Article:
If you or a loved one uses any of the passwords in this link, https://www.zdnet.com/article/these-are-the-most-commonly-hacked-passwords-and-theyre-embarrassingly-weak/, please change them immediately.
Hundreds of millions of internet users continue to put themselves at risk of having their accounts hacked by using incredibly simple and commonly used passwords which can easily be guessed by cyber criminals – or worse, just plucked from databases of stolen information.
An analysis of the 100,000 most common passwords made public by data breaches and hacking campaigns suggests that vast swathes of people still don’t understand the importance of having a strong password – or how to create one – using names, sports teams, bands and even just keys close together on the keyboard in an effort to secure accounts.
The passwords have been gathered using information from global data data breaches which are already in the public domain, having been leaked, shared or sold by hackers on the dark web.
The full list has been created and shared by the UK’s National Cyber Security Centre – the cyber arm of the GCHQ intelligence service – with the aim of encouraging users to create strong passwords to help protect sensitive data.
By far the most commonly used password revealed in data breaches is ‘123456’, with 23.2 million accounts using this password – made up of the first six numerical keys across the top of a keyboard; 7.7 million users went the whole hog and used almost all the numerical keys, opting to use ‘123456789’ as their password.
The remainder of the top five most commonly used passwords are each used by over 3 million users who’ve fallen data breaches – ‘qwerty’ appears 3.8m times, ‘password’ appears 3.6m times and ‘111111’ appears 3.1 million times.
Many of the top 50 most used passwords – almost all of which are used by over half a million people – are based around basic ideas, like being made up a simple series of numbers, or the same number repeated six or seven times.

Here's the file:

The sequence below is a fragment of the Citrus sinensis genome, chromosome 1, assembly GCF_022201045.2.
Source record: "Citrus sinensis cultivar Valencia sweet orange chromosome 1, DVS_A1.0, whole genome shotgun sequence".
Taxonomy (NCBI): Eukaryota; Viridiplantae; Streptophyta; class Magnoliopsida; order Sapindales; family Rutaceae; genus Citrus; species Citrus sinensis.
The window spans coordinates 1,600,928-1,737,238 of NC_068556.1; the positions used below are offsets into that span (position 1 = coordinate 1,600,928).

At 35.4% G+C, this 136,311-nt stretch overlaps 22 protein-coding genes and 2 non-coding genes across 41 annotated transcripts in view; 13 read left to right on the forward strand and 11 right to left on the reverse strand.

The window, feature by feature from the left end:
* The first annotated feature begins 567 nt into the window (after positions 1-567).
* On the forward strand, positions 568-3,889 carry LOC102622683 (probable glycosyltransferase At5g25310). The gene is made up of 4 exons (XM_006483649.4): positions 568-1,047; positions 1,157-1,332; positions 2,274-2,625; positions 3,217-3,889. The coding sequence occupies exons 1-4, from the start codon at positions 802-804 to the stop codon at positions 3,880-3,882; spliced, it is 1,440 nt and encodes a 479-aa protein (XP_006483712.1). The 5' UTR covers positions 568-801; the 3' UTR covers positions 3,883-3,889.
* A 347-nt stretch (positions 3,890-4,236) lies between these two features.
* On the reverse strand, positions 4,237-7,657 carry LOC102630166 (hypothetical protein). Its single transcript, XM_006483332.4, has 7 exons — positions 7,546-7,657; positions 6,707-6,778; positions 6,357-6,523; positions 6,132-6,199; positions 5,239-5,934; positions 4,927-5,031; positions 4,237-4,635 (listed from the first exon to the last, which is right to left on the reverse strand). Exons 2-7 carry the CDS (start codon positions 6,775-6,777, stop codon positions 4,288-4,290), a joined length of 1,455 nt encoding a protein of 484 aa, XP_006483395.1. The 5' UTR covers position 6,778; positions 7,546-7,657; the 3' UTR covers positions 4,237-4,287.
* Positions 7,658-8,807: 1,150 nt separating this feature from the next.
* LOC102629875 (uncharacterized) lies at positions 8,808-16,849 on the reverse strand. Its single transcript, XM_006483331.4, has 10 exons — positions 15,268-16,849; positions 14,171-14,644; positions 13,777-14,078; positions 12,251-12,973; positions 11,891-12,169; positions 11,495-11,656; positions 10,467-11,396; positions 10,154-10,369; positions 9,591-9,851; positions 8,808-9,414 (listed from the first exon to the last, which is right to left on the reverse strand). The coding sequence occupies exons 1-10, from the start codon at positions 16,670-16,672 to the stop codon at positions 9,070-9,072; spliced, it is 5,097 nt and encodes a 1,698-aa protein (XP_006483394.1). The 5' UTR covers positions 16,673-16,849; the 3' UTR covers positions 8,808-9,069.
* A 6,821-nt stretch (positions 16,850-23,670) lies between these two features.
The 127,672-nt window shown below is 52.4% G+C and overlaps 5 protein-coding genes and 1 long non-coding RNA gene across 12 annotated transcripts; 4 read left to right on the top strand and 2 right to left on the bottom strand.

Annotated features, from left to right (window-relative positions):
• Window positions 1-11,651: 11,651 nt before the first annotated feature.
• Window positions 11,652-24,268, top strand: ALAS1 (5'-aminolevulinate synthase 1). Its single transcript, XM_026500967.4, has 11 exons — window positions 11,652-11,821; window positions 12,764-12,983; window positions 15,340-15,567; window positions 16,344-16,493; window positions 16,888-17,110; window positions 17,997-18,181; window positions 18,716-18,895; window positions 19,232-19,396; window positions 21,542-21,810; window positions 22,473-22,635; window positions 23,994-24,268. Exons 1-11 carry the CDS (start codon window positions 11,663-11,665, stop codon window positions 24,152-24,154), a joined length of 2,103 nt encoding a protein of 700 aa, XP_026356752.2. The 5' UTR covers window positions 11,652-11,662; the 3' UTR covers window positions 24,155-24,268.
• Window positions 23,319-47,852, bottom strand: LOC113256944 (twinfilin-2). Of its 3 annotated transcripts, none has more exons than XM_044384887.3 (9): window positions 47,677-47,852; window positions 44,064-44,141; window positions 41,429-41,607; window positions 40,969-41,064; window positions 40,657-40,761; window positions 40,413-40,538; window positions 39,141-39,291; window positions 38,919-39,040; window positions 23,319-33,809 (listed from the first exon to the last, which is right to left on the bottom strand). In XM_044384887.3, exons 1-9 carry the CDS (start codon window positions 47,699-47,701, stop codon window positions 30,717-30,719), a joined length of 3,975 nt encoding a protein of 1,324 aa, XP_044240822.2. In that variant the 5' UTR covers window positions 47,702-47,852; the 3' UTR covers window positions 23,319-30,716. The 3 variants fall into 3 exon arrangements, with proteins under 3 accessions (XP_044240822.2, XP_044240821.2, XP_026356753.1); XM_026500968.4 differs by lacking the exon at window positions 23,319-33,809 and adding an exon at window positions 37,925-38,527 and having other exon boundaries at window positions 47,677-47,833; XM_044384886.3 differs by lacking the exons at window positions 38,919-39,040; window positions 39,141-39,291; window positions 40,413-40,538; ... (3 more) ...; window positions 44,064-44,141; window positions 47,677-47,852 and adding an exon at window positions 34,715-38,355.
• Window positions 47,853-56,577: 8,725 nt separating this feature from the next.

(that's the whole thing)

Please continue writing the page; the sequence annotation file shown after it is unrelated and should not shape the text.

Passwords ‘iloveyou’, ‘monkey’ and ‘dragon’ are among the top 20 most used, while ‘myspace1’ is ranked 26th on the list with 735,980 users selecting it as their password – it’s likely that they selected this as their password for MySpace, even if many have long forgotten about their account on the early social network.
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A major problem with these simple passwords is that it’s incredibly likely that the users are using them across multiple accounts – meaning that if their email address and password are exposed in a breach they could easily be used to access other services they uses including social media and online shopping accounts.
The NCSC – which has released the password list ahead of it’s CYBERUK 2019 conference in Glasgow – recommends using three random words as a password.
The password list was created using breached usernames and passwords collected on Have I Been Pwned, a website by security expert Troy Hunt which allows users to check if their email address appears in major data breaches.
The NCSC has published advice on what makes a good password and how users can secure their accounts on the official NCSC website.